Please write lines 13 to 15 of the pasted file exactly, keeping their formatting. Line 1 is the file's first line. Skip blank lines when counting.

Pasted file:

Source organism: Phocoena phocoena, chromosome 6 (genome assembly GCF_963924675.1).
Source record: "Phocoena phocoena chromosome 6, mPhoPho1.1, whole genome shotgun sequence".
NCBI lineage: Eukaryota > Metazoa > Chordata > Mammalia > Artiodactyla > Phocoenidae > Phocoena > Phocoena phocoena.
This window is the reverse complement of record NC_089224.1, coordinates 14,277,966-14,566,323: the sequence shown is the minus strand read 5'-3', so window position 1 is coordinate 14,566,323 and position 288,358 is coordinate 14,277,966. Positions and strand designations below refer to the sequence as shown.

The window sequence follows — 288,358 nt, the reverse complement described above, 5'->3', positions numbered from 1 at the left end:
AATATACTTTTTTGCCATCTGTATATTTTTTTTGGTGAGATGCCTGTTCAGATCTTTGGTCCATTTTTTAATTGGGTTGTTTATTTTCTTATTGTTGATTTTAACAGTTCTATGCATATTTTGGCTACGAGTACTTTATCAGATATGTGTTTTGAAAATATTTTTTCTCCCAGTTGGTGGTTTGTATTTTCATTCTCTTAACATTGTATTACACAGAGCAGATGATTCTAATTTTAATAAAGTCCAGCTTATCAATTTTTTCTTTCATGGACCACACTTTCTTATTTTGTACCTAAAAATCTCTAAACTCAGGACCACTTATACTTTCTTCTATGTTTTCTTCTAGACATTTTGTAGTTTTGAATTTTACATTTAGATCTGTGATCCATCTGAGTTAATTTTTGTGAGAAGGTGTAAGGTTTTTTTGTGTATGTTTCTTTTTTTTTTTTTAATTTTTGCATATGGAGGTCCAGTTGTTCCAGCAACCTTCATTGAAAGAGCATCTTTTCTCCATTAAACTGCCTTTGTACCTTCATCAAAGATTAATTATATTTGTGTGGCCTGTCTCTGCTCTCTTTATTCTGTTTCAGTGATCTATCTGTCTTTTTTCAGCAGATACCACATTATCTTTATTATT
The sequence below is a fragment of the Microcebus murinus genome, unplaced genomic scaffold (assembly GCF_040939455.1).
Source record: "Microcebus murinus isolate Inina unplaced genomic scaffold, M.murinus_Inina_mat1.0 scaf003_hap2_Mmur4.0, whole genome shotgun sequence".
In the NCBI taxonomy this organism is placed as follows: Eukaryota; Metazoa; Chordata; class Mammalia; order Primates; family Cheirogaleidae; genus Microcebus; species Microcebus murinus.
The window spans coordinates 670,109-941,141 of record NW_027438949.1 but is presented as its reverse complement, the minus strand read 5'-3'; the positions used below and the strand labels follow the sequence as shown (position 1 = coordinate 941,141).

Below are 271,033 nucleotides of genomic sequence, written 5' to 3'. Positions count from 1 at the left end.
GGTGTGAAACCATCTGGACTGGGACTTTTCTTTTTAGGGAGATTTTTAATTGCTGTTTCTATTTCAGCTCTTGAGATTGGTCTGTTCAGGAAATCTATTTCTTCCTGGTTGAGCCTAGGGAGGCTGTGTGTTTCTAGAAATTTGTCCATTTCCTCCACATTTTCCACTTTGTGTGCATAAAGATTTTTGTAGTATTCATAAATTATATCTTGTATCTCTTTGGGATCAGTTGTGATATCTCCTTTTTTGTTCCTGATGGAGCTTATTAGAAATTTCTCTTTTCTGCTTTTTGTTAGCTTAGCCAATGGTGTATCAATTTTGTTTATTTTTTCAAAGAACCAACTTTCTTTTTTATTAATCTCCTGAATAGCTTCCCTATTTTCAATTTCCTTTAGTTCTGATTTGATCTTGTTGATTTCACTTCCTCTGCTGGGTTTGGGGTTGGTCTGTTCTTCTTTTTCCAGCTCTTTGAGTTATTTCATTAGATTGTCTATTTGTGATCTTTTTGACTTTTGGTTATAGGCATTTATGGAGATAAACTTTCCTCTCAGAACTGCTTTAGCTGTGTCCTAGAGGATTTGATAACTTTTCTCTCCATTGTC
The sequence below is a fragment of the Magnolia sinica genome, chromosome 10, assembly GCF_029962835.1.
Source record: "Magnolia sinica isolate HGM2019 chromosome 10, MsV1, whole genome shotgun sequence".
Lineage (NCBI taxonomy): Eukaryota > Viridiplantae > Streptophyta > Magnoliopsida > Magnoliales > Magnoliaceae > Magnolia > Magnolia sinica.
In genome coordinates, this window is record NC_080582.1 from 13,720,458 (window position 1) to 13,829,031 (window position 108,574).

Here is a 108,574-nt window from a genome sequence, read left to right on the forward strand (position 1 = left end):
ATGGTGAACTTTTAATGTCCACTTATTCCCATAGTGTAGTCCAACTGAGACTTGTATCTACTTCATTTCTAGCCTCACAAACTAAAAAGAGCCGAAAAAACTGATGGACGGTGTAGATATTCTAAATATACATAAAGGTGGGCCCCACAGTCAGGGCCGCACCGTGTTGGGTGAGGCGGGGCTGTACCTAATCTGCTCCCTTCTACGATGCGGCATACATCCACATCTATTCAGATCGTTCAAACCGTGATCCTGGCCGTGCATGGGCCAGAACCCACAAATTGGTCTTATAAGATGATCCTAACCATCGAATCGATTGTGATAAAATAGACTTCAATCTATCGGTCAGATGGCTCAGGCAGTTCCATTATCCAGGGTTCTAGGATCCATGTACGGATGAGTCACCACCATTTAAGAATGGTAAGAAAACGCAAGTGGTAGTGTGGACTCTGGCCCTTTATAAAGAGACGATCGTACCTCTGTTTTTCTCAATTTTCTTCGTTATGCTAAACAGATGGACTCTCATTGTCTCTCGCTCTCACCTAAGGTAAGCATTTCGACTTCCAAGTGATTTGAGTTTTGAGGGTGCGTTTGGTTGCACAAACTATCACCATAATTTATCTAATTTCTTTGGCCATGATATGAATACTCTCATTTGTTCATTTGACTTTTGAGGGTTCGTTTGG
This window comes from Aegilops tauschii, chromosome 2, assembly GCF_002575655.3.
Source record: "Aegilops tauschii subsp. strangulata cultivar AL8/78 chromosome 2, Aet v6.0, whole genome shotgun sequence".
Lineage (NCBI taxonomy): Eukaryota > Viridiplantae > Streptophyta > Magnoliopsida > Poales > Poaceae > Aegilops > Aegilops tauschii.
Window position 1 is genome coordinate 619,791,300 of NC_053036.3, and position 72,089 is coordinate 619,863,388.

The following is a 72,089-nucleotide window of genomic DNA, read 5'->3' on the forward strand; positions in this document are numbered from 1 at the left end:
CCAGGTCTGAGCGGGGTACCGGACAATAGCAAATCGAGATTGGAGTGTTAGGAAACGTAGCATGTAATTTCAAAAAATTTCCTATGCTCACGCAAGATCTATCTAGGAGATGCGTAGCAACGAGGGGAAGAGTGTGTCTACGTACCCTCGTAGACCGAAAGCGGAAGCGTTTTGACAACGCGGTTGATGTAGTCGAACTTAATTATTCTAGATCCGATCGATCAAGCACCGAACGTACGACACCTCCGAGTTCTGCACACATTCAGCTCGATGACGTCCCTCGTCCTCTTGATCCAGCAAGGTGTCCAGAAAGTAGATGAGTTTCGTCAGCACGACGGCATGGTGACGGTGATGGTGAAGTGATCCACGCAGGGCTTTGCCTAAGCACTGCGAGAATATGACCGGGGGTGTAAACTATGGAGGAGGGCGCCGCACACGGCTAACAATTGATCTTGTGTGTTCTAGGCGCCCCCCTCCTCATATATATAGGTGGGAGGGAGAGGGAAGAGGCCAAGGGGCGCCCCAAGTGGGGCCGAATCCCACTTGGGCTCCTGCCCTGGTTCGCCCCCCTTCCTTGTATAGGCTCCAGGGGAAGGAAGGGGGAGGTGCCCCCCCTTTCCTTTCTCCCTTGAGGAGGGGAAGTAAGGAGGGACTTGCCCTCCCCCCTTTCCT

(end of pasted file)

The sequence below is a fragment of the Magnolia sinica genome, chromosome 10, assembly GCF_029962835.1.
Source record: "Magnolia sinica isolate HGM2019 chromosome 10, MsV1, whole genome shotgun sequence".
Lineage (NCBI taxonomy): Eukaryota > Viridiplantae > Streptophyta > Magnoliopsida > Magnoliales > Magnoliaceae > Magnolia > Magnolia sinica.